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Why – and How – You Should Encourage Employees to Take Vacation During the Summer

Time off does a worker good.

Project: Time Off’s State of American Vacation 2018 report says that workers who took 11 or more vacation days were more likely to have received a raise or bonus in the past three years. This could mean that employees who are working themselves harder are not as productive or high-performing after all. Performance benefits from rest. So, it makes sense to encourage employees to take adequate time off.

However, the report also found that employees typically use less than half of their allotted paid time off each year (5 days out of 11, on average), in part because they may be discouraged from taking time off.

But if employers are going to start encouraging workers to get the kind of break that can fuel improved performance, they should still be strategic about it.

And it turns out that summer is the perfect time for employees to take time off. According to a study from Harvard Business School, employee productivity falls during the summer. Specifically, they found that employees tend to be more productive on bad weather days than good weather days. After all, who wouldn’t rather be outside when the weather’s good?

That said, encouraging summer vacation among the entire workforce could potentially mean a lot of people compressing their vacation days into only a fraction of the year – and lead to a lot of workers out of the office simultaneously. That will add work and put strain on remaining staff.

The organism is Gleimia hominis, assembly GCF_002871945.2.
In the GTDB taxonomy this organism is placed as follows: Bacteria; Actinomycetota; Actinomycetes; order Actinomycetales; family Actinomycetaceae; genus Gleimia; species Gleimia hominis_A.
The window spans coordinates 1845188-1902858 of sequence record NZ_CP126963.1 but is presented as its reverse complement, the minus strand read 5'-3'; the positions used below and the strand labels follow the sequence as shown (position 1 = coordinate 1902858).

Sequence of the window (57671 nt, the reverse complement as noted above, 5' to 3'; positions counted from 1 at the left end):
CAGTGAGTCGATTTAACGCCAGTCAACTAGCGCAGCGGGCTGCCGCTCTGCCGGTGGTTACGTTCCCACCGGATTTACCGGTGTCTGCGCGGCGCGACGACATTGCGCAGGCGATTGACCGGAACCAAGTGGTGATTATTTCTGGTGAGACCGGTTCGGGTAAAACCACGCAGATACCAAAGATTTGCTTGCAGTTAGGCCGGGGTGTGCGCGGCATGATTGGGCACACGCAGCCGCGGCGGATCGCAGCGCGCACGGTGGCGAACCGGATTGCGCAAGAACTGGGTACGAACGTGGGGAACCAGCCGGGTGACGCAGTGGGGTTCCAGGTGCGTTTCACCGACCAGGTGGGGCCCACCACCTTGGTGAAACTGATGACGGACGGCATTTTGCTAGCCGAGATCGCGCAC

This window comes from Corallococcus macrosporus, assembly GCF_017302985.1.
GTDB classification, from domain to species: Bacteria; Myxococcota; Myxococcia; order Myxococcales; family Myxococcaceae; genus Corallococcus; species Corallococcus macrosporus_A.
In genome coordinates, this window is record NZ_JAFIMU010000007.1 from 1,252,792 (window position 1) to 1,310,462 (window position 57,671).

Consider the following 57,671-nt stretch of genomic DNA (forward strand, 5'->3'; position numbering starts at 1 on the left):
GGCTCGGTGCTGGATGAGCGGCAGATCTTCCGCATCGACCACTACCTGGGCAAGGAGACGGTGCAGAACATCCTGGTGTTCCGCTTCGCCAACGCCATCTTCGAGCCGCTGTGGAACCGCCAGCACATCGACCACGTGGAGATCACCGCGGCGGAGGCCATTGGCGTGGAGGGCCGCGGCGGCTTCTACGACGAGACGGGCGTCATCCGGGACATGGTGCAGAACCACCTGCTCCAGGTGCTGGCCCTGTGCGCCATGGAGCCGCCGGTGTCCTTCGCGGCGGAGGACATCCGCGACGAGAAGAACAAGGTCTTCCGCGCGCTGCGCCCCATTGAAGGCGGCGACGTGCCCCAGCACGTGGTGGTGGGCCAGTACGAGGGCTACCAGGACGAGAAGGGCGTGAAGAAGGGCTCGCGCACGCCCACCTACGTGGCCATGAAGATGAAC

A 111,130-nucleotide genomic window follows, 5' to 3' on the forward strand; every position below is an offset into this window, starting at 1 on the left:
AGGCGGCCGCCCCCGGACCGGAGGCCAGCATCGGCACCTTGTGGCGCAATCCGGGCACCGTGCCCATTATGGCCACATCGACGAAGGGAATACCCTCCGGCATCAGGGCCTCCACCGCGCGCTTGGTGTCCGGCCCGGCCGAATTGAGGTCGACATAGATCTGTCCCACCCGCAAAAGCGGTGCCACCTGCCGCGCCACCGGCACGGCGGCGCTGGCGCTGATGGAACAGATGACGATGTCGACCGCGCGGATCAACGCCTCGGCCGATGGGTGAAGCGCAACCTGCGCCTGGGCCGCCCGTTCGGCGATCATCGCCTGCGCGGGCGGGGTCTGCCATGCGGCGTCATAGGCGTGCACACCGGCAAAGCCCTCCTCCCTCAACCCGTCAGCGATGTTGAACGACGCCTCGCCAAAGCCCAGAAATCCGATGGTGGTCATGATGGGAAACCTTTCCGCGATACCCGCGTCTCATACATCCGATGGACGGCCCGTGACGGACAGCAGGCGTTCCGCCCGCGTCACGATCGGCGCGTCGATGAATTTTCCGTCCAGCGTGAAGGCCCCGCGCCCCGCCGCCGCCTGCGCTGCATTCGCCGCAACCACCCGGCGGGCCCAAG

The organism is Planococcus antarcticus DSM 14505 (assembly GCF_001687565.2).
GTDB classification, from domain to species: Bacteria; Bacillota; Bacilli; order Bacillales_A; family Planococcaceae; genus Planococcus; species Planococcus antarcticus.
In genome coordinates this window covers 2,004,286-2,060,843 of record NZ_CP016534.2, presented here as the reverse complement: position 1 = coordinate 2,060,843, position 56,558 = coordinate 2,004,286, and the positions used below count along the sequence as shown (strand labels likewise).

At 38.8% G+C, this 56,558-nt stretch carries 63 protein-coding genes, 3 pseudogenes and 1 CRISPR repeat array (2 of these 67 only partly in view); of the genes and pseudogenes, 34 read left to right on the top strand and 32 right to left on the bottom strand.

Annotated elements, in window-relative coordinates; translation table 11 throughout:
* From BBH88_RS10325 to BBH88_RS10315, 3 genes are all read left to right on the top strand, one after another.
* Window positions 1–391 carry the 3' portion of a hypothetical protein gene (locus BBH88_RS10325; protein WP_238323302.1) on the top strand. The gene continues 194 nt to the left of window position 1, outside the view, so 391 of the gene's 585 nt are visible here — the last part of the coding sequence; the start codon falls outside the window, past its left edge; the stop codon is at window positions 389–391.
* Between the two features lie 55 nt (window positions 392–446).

Prevent problems by managing vacation requests wisely:

  1. Prohibit or restrict vacation requests during peak work periods.
  2. Require requests to be submitted in advance, with enough time to plan for absences.
  3. Implement a fair policy for approving requests, e.g., first come, first served or seniority.
  4. Have a pre-vacation procedure for employees that includes communicating with co-workers about where to find information in their absence, letting affected customers know, etc.
  5. Distribute added responsibilities from vacationing workers among many employees, not just one backup.
  6. Have a backup staffing resource in place, e.g. a pool of part-timers or contractors.
  7. If vacation requests cannot be accommodated, consider allowing flex time or remote working.
  8. To prevent resentment and boost morale among workers still in the office, do something special – extend casual dress days, bring in lunch, host special summer activities, etc.

 

CoAdvantage, one of the nation’s largest Professional Employer Organizations (PEOs), helps small to mid-sized companies with HR administration, benefits, payroll, and compliance. To learn more about our ability to create a strategic HR function in your business that drives business growth potential, contact us today.

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